In this section, we develop the necessary formalism to discuss CV entanglement swapping. A CV system is a canonical infinite dimensional quantum system comprised of

N bosonic modes with an associated Hilbert space

$\mathscr{H}={\otimes}_{k=1}^{N}{\mathscr{H}}_{k}$. Each of these modes

${\mathscr{H}}_{k}$ has an associated annihilation and creation operator

â,

â^{†} respectively. These operators obey the commutation relations

$[{\widehat{a}}_{i},{\widehat{a}}_{j}^{\u2020}]={\delta}_{ij}$ and

$[{\widehat{a}}_{i},{\widehat{a}}_{j}]=[{\widehat{a}}_{i}^{\u2020},{\widehat{a}}_{j}^{\u2020}]=0$. The space

${\mathscr{H}}_{k}$ is spanned by the Fock basis

${\left\{|{n}_{k}\rangle \right\}}_{n=0}^{\infty}$ of eigenstates of the number operator

${\widehat{n}}_{k}={\widehat{a}}_{k}^{\u2020}{\widehat{a}}_{k}$. These eigenstates have the property that

$\widehat{n}|n\rangle =n|n\rangle $,

$\widehat{a}|n\rangle =\sqrt{n|}n-1\rangle $,

${\widehat{a}}^{\u2020}|n\rangle =\sqrt{n+1}|n+1\rangle $, as well as the fact that the vacuum state |0⟩ is annihilated by

â|0⟩ = 0. In the absence of any interactions, these modes evolve according to the Hamiltonian

$H={\displaystyle {\sum}_{k=1}^{N}({\widehat{a}}_{k}^{\u2020}{\widehat{a}}_{k}+1/2)}$. We can define two quadrature operators

${\widehat{q}}_{k}={\widehat{a}}_{k}+{\widehat{a}}_{k}^{\u2020}$ and

${\widehat{p}}_{k}=i({\widehat{a}}_{k}^{\u2020}-{\widehat{a}}_{k})$ which act in a similar fashion to the position and momentum operators in the quantum harmonic oscillator. These commutation relations can be compactly written by defining

so that we have

$[{\widehat{x}}_{i},{\widehat{x}}_{j}]=2i{\mathrm{\Omega}}_{ij}$ where

is the symplectic form.

Of particular interest in CV systems are Gaussian states and operations [

12]. A Gaussian state, with density matrix

$\widehat{\rho}$, is completely characterized by its first two moments; the displacement vector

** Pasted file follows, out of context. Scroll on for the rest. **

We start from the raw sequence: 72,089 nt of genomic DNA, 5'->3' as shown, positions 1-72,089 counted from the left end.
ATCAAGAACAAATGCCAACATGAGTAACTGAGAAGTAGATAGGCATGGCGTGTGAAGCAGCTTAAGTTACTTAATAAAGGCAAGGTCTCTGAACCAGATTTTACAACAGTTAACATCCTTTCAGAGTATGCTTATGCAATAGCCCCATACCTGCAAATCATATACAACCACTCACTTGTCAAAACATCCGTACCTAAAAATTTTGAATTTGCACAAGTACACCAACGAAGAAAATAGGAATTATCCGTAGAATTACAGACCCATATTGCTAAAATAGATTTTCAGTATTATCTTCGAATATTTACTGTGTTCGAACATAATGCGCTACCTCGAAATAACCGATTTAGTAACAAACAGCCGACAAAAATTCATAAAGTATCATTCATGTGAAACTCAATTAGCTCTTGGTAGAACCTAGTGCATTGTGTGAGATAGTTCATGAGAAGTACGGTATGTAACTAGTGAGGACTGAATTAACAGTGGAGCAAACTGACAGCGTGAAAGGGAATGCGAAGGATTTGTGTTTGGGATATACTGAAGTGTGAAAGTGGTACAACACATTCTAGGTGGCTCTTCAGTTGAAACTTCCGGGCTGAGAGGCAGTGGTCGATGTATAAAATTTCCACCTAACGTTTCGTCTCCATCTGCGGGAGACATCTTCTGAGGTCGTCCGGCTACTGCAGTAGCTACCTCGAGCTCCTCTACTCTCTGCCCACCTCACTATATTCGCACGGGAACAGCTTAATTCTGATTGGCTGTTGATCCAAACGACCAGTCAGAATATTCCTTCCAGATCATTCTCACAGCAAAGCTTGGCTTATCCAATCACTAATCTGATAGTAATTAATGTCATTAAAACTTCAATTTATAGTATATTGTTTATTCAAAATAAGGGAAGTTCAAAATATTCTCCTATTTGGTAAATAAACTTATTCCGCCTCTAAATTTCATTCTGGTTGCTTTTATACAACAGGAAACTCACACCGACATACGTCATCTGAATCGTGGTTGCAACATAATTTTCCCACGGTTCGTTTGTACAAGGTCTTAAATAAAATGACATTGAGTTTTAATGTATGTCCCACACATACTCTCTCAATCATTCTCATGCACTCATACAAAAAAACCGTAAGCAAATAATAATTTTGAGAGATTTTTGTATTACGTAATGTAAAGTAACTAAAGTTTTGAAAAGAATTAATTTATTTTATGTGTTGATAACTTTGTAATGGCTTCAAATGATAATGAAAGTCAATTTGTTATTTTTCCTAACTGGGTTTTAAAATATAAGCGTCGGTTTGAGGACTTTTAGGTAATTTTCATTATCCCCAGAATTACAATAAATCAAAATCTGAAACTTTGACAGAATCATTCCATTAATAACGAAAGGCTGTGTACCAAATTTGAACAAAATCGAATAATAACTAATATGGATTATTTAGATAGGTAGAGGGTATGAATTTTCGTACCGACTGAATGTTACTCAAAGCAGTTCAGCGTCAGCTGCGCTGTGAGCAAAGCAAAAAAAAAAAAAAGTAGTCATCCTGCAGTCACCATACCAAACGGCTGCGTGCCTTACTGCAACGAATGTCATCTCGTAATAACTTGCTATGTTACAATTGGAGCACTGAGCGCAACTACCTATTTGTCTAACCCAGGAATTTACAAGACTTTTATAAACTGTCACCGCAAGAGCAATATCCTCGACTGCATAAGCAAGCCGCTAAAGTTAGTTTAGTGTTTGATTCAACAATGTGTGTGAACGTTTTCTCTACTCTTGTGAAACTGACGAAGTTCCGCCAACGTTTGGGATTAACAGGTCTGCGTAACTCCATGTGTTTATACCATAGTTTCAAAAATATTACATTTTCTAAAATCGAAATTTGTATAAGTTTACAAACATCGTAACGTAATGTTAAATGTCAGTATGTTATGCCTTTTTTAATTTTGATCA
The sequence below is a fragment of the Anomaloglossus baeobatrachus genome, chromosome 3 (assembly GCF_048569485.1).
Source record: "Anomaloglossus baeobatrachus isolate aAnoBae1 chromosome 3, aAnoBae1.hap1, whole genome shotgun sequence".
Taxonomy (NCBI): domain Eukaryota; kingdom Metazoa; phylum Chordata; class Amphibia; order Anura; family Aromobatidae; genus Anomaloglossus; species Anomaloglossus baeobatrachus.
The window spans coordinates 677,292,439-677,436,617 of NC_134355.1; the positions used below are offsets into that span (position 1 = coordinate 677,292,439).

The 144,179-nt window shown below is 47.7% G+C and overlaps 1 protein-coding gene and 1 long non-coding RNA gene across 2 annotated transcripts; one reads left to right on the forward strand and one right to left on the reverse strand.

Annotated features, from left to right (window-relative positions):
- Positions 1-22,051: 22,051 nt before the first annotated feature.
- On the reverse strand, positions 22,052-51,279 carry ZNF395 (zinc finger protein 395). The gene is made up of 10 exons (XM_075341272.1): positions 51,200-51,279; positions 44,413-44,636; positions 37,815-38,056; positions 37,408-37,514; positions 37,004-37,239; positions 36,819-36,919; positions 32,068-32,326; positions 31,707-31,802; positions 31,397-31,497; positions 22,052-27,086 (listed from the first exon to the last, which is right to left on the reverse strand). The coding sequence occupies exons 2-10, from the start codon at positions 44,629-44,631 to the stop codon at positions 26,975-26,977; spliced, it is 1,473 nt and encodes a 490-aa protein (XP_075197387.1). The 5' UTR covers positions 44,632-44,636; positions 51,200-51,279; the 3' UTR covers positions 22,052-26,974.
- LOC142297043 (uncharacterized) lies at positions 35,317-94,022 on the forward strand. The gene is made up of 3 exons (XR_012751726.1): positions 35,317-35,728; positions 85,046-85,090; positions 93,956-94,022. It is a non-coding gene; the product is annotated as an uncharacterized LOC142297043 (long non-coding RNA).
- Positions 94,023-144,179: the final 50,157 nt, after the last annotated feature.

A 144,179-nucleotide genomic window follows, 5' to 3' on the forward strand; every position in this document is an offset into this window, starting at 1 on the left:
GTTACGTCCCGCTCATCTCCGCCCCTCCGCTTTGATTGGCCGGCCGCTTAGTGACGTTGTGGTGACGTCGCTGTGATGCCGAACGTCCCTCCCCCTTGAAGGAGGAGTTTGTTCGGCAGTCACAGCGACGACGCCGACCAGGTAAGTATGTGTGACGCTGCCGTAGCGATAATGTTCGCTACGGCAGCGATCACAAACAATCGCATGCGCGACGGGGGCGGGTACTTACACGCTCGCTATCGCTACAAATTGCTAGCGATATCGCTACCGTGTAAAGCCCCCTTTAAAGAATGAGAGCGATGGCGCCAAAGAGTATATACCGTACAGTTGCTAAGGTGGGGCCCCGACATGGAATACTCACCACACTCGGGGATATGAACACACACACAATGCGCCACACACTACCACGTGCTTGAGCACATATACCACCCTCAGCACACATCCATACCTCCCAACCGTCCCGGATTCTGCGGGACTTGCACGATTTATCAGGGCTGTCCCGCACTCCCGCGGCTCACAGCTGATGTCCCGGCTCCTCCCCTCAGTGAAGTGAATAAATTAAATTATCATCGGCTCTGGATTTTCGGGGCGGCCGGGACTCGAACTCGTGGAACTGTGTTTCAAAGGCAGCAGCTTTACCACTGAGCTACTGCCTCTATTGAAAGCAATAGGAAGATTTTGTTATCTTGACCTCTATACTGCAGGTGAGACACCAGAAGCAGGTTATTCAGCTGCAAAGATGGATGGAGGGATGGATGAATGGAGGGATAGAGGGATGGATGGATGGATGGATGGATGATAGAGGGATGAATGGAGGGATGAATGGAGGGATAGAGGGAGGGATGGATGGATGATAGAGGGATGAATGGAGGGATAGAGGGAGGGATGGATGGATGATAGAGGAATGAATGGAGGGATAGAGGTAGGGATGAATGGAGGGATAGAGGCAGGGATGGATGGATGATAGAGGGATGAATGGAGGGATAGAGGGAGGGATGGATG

and the covariance matrix

where

$\Delta {\widehat{x}}_{i}={\widehat{x}}_{i}-\langle {\widehat{x}}_{i}\rangle $ and {.

,.} is the anticommutator. In this form, the uncertainty relation can be expressed as

V +

iΩ ≥ 0. We can fully represent an arbitrary quantum state

$\widehat{\rho}$ by its Wigner function, defined as

where

$\chi (\mathbf{\xi})=\mathrm{Tr}[\widehat{\rho}D(\mathbf{\xi})]$ is the characteristic function and

$D(\mathbf{\xi})=\mathrm{exp}(i{\widehat{\mathrm{x}}}^{\mathrm{T}}\mathrm{\Omega}\mathbf{\xi})$ is the Weyl operator. For Gaussian states the Wigner function can be written as

and thus we have complete knowledge of the state from only the first two moments. It is convenient for many purposes to deal only with the displacement vector and covariance matrix directly with the knowledge that we can always express the state in another form if we so choose.

Gaussian operations are those that take Gaussian states to other Gaussian states. They correspond to Hamiltonians which are linear or quadratic in the quadrature operators. To every unitary transformation U_{S,d} generated from a quadratic Hamiltonian there exists a symplectic operator S and vector d which generate the mapping
$\widehat{\mathrm{x}}\to S\widehat{\mathrm{x}}+\mathrm{d}$. This transforms the moments of a Gaussian state as
$\overline{\mathrm{x}}\to S\overline{\mathrm{x}}+\mathrm{d}$ and V → SV S^{T}.

The Einstein-Podolsky-Rosen (EPR) state

with

λ = tanh

r ∈ [0, 1], where

r is the squeezing parameter, is one important example of a Gaussian state. This two-mode state is entangled, and often used as a resource state in CV protocols. The EPR state has zero mean and covariance matrix given by

where

ν = cosh 2

r,

$\mathrm{I}$ is the 2

×2 identity matrix and

Z is the Pauli matrix

Z = diag(1,

−1).

Quantum teleportation can be conveniently described in the Wigner function formalism, where one makes a Bell measurement between the input state and half of the entangled pair [

5]. Suppose we have an input state described by a Wigner function

${W}_{in}(\widehat{x},\widehat{p})$ and an EPR pair described by

${W}_{EPR}({\widehat{x}}_{1},{\widehat{p}}_{1},{\widehat{x}}_{2},{\widehat{p}}_{2})$. To teleport the state Alice mixes the input state and the first mode of the EPR pair on a 50:50 beam splitter which performs the transformations:

$\widehat{x}\to \widehat{X}=(\widehat{x}-{\widehat{x}}_{1})/\sqrt{2}$,

$\widehat{p}\to \widehat{k}=(\widehat{p}-{\widehat{p}}_{1})/\sqrt{2}$,

${\widehat{x}}_{1}\to q=(\widehat{x}+{\widehat{x}}_{1})/\sqrt{2}$, and

${\widehat{p}}_{1}\to \widehat{P}=\widehat{P}=(\widehat{p}+{\widehat{p}}_{1})/\sqrt{2}$. Alice then measures the pair

$(\widehat{X},\widehat{P})$ and sends the result

$(\overline{X},\overline{P})$ to Bob who displace his mode as

${\widehat{x}}_{2}\to {\widehat{x}}_{out}={\widehat{x}}_{2}+\sqrt{2}g\overline{X}$, for some possible gain

g > 0, and similarly for

${\widehat{p}}_{out}$. The final state is obtained by integrating over all measurement outcomes as

where

${W}_{t}(\zeta ,{\zeta}_{A},{\zeta}_{B})={W}_{in}[(\zeta +{\zeta}_{A})/\sqrt{2}]{W}_{EPR}[({\zeta}_{A}-\zeta )/\sqrt{2},{\zeta}_{B}]$ is the Wigner function for the total state with

${\zeta}_{i}=({\widehat{x}}_{i},{\widehat{p}}_{i})$.